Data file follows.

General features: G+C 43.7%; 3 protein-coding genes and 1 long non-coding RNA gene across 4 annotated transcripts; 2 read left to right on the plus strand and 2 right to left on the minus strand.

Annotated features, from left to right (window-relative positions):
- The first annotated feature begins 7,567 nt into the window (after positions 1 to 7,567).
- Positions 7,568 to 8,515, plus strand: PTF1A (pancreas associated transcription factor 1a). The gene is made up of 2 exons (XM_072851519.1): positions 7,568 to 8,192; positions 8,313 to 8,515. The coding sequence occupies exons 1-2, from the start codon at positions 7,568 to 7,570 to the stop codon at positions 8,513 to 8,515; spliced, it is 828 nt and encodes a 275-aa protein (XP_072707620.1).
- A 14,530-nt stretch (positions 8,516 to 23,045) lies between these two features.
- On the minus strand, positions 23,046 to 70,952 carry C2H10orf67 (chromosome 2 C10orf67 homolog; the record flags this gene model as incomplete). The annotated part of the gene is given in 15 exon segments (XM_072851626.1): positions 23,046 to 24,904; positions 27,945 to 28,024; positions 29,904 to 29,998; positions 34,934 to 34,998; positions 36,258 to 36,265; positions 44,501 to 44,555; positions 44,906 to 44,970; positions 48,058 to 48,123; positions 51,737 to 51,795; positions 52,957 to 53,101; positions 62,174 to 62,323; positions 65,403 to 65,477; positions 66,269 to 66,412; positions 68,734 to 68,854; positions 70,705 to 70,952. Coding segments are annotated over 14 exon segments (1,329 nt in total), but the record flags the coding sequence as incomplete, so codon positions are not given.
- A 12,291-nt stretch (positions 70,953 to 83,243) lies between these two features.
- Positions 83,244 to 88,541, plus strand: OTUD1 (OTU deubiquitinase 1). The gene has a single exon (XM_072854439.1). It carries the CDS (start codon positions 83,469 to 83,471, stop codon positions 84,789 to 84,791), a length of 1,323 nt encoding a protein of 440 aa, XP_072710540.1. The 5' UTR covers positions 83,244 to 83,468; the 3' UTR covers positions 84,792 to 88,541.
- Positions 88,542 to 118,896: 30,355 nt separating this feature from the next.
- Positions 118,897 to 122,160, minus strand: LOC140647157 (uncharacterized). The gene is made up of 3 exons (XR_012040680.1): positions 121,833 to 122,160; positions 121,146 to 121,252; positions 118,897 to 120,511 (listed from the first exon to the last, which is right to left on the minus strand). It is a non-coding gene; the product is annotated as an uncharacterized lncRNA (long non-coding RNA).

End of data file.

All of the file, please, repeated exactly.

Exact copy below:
General features: G+C 43.7%; 3 protein-coding genes and 1 long non-coding RNA gene across 4 annotated transcripts; 2 read left to right on the plus strand and 2 right to left on the minus strand.

Annotated features, from left to right (window-relative positions):
- The first annotated feature begins 7,567 nt into the window (after positions 1 to 7,567).
- Positions 7,568 to 8,515, plus strand: PTF1A (pancreas associated transcription factor 1a). The gene is made up of 2 exons (XM_072851519.1): positions 7,568 to 8,192; positions 8,313 to 8,515. The coding sequence occupies exons 1-2, from the start codon at positions 7,568 to 7,570 to the stop codon at positions 8,513 to 8,515; spliced, it is 828 nt and encodes a 275-aa protein (XP_072707620.1).
- A 14,530-nt stretch (positions 8,516 to 23,045) lies between these two features.
- On the minus strand, positions 23,046 to 70,952 carry C2H10orf67 (chromosome 2 C10orf67 homolog; the record flags this gene model as incomplete). The annotated part of the gene is given in 15 exon segments (XM_072851626.1): positions 23,046 to 24,904; positions 27,945 to 28,024; positions 29,904 to 29,998; positions 34,934 to 34,998; positions 36,258 to 36,265; positions 44,501 to 44,555; positions 44,906 to 44,970; positions 48,058 to 48,123; positions 51,737 to 51,795; positions 52,957 to 53,101; positions 62,174 to 62,323; positions 65,403 to 65,477; positions 66,269 to 66,412; positions 68,734 to 68,854; positions 70,705 to 70,952. Coding segments are annotated over 14 exon segments (1,329 nt in total), but the record flags the coding sequence as incomplete, so codon positions are not given.
- A 12,291-nt stretch (positions 70,953 to 83,243) lies between these two features.
- Positions 83,244 to 88,541, plus strand: OTUD1 (OTU deubiquitinase 1). The gene has a single exon (XM_072854439.1). It carries the CDS (start codon positions 83,469 to 83,471, stop codon positions 84,789 to 84,791), a length of 1,323 nt encoding a protein of 440 aa, XP_072710540.1. The 5' UTR covers positions 83,244 to 83,468; the 3' UTR covers positions 84,792 to 88,541.
- Positions 88,542 to 118,896: 30,355 nt separating this feature from the next.
- Positions 118,897 to 122,160, minus strand: LOC140647157 (uncharacterized). The gene is made up of 3 exons (XR_012040680.1): positions 121,833 to 122,160; positions 121,146 to 121,252; positions 118,897 to 120,511 (listed from the first exon to the last, which is right to left on the minus strand). It is a non-coding gene; the product is annotated as an uncharacterized lncRNA (long non-coding RNA).